“The wives of Cardiff and Wainwright were ordinary women, accustomed to toil with strong constitutions — just the type for the wild new life which they were compelled to live. In addition were two adult idiots from the feeble-minded home at El-dredge, and five or six young children and infants born after the formation of the Santa Rosa Tribe. Also, there was Bertha. She was a good woman, Hare-Lip, in spite of the sneers of your father. Her I took for wife. She was the mother of your father, Edwin, and of yours, Hoo-Hoo. And it was our daughter, Vera, who married your father, Hare-Lip — your father, Sandow, who was the oldest son of Vesta Van Warden and the Chauffeur.

“And so it was that I became the nineteenth member of the Santa Rosa Tribe. There were only two outsiders added after me. One was Mungerson, descended from the Magnates, who wandered alone in the wilds of Northern California for eight years before he came south and joined us. He it was who waited twelve years more before he married my daughter, Mary. The other was Johnson, the man who founded the Utah Tribe. That was where he came from, Utah, a country that lies very far away from here, across the great deserts, to the east. It was not until twenty-seven years after the plague that Johnson reached California. In all that Utah region he reported but three survivors, himself one, and all men. For many years these three men lived and hunted together, until, at last, desperate, fearing that with them the human race would perish utterly from the planet, they headed westward on the possibility of finding women survivors in California. Johnson alone came through the great desert, where his two companions died. He was forty-six years old when he joined us, and he married the fourth daughter of Isadore and Hale, and his eldest son married your aunt, Hare-Lip, who was the third daughter of Vesta and the Chauffeur. Johnson was a strong man, with a will of his own. And it was because of this that he seceded from the Santa Rosans and formed the Utah Tribe at San José. It is a small tribe — there are only nine in it; but, though he is dead, such was his influence and the strength of his breed, that it will grow into a strong tribe and play a leading part in the recivilization of the planet.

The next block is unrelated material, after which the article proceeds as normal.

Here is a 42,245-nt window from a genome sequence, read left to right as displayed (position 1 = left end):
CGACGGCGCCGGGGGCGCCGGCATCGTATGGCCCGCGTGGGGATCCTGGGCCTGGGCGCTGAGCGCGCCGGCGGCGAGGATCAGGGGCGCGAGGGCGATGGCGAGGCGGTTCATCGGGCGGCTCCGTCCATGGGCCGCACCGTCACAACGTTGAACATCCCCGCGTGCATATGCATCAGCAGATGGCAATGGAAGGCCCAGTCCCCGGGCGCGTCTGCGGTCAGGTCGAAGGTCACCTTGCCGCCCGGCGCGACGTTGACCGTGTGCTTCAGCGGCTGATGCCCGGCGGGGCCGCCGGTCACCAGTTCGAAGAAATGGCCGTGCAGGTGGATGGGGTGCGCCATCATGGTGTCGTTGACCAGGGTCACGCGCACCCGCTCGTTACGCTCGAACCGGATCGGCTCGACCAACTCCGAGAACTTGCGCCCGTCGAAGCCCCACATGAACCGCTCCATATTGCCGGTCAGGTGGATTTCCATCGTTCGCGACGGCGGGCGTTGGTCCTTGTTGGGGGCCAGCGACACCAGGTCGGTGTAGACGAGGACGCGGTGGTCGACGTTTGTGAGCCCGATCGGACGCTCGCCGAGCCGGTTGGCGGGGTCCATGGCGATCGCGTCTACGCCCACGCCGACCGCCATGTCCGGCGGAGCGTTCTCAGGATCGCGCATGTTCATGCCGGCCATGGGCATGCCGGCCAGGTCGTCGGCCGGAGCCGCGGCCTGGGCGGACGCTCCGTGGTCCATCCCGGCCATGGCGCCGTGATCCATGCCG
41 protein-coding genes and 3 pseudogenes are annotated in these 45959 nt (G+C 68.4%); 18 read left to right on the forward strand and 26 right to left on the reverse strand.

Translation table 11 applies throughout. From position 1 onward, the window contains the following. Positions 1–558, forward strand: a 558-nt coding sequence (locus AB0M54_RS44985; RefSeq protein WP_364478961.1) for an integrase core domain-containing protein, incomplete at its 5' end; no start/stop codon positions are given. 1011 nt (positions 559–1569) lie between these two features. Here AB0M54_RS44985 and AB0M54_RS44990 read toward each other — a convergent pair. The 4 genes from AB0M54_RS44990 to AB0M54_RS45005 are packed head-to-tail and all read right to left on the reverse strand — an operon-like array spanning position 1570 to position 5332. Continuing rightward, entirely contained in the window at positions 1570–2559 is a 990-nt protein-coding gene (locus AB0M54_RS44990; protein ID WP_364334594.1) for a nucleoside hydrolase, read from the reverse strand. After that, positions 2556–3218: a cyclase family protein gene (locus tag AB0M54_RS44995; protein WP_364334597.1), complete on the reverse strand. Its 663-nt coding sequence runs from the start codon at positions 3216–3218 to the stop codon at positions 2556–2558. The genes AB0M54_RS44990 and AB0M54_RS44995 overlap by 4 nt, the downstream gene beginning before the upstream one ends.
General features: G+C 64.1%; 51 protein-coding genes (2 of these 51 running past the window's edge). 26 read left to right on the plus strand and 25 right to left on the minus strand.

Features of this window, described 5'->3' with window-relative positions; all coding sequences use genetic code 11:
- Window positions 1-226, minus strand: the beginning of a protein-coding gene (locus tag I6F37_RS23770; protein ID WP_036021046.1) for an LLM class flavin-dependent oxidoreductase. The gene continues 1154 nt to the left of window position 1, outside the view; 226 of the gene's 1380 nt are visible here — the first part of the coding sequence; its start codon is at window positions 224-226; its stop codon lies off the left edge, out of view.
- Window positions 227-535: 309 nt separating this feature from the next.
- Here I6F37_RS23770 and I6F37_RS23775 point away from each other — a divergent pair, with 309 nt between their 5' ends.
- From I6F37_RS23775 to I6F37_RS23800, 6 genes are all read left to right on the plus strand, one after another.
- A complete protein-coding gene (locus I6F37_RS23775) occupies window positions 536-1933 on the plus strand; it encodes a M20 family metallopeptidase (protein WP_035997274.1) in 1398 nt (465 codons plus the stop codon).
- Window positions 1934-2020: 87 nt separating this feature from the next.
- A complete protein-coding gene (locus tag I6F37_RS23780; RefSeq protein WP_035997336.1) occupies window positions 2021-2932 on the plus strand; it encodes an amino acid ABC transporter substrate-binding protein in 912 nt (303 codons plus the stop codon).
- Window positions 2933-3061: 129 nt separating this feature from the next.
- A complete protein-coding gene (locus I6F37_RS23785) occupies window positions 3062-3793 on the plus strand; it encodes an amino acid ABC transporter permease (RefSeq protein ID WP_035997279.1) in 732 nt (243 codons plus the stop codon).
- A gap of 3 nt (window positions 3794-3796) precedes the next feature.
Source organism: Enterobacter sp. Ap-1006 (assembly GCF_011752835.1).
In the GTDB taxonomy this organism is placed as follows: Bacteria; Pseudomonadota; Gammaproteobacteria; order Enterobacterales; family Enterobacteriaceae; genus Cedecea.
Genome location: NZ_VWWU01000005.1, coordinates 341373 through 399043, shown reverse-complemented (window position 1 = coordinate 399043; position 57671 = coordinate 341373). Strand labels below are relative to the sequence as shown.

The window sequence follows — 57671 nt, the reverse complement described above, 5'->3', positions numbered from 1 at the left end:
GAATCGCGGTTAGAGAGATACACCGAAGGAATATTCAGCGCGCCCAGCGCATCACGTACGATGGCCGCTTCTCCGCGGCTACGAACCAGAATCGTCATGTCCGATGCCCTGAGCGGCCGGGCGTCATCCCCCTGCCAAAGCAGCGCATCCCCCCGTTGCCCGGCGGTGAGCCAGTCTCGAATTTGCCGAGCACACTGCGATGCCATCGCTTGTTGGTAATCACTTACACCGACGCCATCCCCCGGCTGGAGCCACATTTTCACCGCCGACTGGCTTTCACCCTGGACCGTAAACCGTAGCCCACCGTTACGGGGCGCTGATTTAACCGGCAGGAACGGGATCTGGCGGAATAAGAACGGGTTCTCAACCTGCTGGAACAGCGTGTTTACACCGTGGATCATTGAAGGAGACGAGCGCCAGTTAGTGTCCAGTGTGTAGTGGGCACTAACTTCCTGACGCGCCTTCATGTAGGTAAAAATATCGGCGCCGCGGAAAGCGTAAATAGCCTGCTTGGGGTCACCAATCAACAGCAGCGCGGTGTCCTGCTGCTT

“There are only two other tribes that we know of — the Los Angelitos and the Carmelitos. The latter started from one man and woman. He was called Lopez, and he was descended from the ancient Mexicans and was very black. He was a cowherd in the ranges beyond Carmel, and his wife was a maidservant in the great Del Monte Hotel. It was seven years before we first got in touch with the Los Angelitos. They have a good country down there, but it is too warm. I estimate the present population of the world at between three hundred and fifty and four hundred — provided, of course, that there are no scattered little tribes elsewhere in the world. If there be such, we have not heard from them. Since Johnson crossed the desert from Utah, no word nor sign has come from the East or anywhere else. The great world which I knew in my boyhood and early manhood is gone. It has ceased to be. I am the last man who was alive in the days of the plague and who knows the wonders of that far-off time. We, who mastered the planet — its earth, and sea, and sky — and who were as very gods, now live in primitive savagery along the water courses of this California country.